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How Did James Baldwin Define Himself?

By: Juan Michael Porter II
Date: Jul 20, 2018

Jewelle Gomez's new play examines the writer's dueling identities


What do you do when what's oppressing you also nurtures and sustains you? In Waiting for Giovanni, playwright Jewelle Gomez examines James Baldwin's complicated relationship with the burgeoning civil rights movement while penning his 1956 novel Giovanni's Room. Though now considered a classic, the book was the height of taboo in its time due to its exploration of homosexual love, and some of Baldwin's peers worried he might alienate his readership. Presented by LGBTQ theatre company TOSOS at the Flea, Waiting for Giovanni delves into the love and anguish that shepherded Baldwin's masterpiece to publication.

Like Baldwin was in his day, the 69-year-old Gomez is a novelist, dramatist and activist. She spent years researching and refining Baldwin's voice for Waiting for Giovanni, and it's so convincing, some audiences have assumed she incorporated his journals or published words into her text. (She did not.) "I take that as a compliment," says Gomez. "I immersed myself so much that when I started to write, I invoked him enough that it felt comfortable."

Gomez embarked on Waiting for Giovanni when her friend, Harry Waters Jr., asked if she could write a piece about Baldwin for him to perform. What started out as a monologue evolved, through a collaboration with Waters, into a full-length play, which he directed in its world premiere at San Francisco's New Conservatory Theatre Center in 2011.

"Harry set me on this wonderful odyssey of reading everything I could get my hands on that Baldwin wrote or that was written about him so I could try to capture who he was," says Gomez. "What were his desires, his needs? What made him who he was and how did I relate to that as a queer woman of color?"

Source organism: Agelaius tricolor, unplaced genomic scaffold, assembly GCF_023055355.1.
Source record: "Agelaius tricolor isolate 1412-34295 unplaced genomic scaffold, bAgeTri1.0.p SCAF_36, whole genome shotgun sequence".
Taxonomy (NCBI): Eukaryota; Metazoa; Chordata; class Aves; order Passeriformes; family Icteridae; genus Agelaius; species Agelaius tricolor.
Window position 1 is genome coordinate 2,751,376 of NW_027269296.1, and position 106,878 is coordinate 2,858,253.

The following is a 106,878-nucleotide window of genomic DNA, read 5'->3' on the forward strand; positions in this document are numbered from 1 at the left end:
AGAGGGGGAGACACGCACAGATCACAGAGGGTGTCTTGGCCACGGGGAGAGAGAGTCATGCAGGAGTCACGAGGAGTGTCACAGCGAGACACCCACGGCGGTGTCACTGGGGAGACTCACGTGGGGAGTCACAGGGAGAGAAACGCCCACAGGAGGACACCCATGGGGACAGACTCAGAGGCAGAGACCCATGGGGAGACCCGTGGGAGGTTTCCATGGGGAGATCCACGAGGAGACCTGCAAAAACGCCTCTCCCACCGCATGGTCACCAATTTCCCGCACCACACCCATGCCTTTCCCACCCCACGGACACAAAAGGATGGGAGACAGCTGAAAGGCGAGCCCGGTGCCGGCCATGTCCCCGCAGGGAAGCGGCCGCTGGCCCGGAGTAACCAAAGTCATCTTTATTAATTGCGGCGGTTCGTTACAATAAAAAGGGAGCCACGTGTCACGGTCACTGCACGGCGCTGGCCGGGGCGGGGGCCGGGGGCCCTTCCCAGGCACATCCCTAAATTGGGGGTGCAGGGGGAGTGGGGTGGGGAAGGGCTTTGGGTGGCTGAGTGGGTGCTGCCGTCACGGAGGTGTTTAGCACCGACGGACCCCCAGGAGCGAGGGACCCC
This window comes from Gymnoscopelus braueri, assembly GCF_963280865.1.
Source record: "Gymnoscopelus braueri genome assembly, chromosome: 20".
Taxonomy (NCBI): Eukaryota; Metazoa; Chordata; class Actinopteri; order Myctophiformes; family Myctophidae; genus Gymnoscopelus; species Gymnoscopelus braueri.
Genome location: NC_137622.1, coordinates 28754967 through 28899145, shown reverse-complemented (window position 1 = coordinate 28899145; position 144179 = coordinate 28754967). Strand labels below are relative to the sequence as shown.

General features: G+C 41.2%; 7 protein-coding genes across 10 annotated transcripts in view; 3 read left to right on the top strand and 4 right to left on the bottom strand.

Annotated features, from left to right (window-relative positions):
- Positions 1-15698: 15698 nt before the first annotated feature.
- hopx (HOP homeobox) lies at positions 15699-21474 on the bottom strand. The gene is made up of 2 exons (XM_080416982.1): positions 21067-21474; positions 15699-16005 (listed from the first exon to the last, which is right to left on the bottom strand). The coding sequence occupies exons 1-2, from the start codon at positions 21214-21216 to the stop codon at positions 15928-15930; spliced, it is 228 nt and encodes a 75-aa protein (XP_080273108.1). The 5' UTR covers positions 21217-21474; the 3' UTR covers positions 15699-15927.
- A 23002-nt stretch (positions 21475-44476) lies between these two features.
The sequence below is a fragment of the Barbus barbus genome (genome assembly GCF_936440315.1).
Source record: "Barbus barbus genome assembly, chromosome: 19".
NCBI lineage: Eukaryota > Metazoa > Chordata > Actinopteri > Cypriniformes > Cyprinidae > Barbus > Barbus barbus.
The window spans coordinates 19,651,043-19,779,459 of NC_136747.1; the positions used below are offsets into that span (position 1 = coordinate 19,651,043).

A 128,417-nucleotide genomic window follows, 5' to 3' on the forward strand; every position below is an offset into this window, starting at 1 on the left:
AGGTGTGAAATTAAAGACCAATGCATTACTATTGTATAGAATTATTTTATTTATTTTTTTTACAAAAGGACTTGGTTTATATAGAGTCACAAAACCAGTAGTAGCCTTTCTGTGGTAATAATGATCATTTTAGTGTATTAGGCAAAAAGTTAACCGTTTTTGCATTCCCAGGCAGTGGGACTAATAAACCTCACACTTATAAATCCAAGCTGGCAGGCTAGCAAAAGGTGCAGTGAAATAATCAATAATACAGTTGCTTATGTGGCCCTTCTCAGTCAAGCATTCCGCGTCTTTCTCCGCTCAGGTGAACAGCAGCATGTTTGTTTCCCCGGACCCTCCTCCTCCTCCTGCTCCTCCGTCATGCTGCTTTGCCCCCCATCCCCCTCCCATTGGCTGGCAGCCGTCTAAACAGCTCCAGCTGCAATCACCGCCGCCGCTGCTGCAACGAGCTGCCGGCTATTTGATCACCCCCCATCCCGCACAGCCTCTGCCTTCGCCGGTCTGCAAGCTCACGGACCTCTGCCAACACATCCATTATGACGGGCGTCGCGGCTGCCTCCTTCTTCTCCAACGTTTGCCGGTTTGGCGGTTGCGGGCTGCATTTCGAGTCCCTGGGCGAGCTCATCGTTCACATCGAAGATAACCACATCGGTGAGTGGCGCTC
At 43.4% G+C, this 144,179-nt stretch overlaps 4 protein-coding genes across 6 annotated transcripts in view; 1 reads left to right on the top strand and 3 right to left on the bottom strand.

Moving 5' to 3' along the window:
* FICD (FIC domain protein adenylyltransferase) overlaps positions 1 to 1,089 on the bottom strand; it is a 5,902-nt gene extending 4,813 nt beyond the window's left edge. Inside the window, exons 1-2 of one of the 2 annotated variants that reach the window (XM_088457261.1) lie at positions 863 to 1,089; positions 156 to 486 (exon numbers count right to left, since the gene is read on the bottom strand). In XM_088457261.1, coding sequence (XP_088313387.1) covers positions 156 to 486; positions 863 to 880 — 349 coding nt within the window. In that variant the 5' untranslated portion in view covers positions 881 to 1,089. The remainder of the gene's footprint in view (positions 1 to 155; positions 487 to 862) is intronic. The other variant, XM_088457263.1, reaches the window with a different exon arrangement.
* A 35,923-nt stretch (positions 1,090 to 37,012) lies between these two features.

In the play, Baldwin (Jonathan Dewberry) wrestles with whether to release Giovanni's Room or hide it away. He talks with his detractors (his dad's ghost and Native Son author Richard Wright) and his supporters (Raisin in the Sun playwright Lorraine Hansberry and Baldwin's French lover Luc). Yet he worries releasing such a book will be tantamount to career suicide.

Through a friend, Gomez met a former editor who had worked with Baldwin. "He started talking about Giovanni's Room and how much crap people had given Baldwin about it," she says. "They told him a book about two white men in Paris was not where he should go next and he felt hurt. And then click! I thought, that is just what happened to me when I started writing The Gilda Stories [about the experiences of a black bisexual female vampire]. I had people tell me, 'Why would you want to connect something as negative as vampires with African-American people?' That really gave me a way to get into the play."

While audiences know going in what Baldwin ultimately decided to do with his manuscript, Waiting for Giovanni isn't so much about the making of the book but of how Baldwin forged his own intersectional identity a half century before that concept even existed. For Gomez, who also identifies as a gay person of color, writing the play was a cathartic experience. "Although I'd read his stuff, suddenly I got the subtext of everything about his life and the world that he lived in that helped to make him who he was," she says. "It made me fall in love with him and want to make him live again."


A dancer and playwright, Juan Michael Porter II has contributed articles to Ballet Review, The Dance Enthusiast, Time Out New York, Broadway World and HuffPost. Follow him at @juanmichaelii. Follow TDF at @ TDFNYC.

Top image: Jonathan Dewberry in Waiting for Giovanni. Photos by Mikiodo.

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Juan Michael Porter II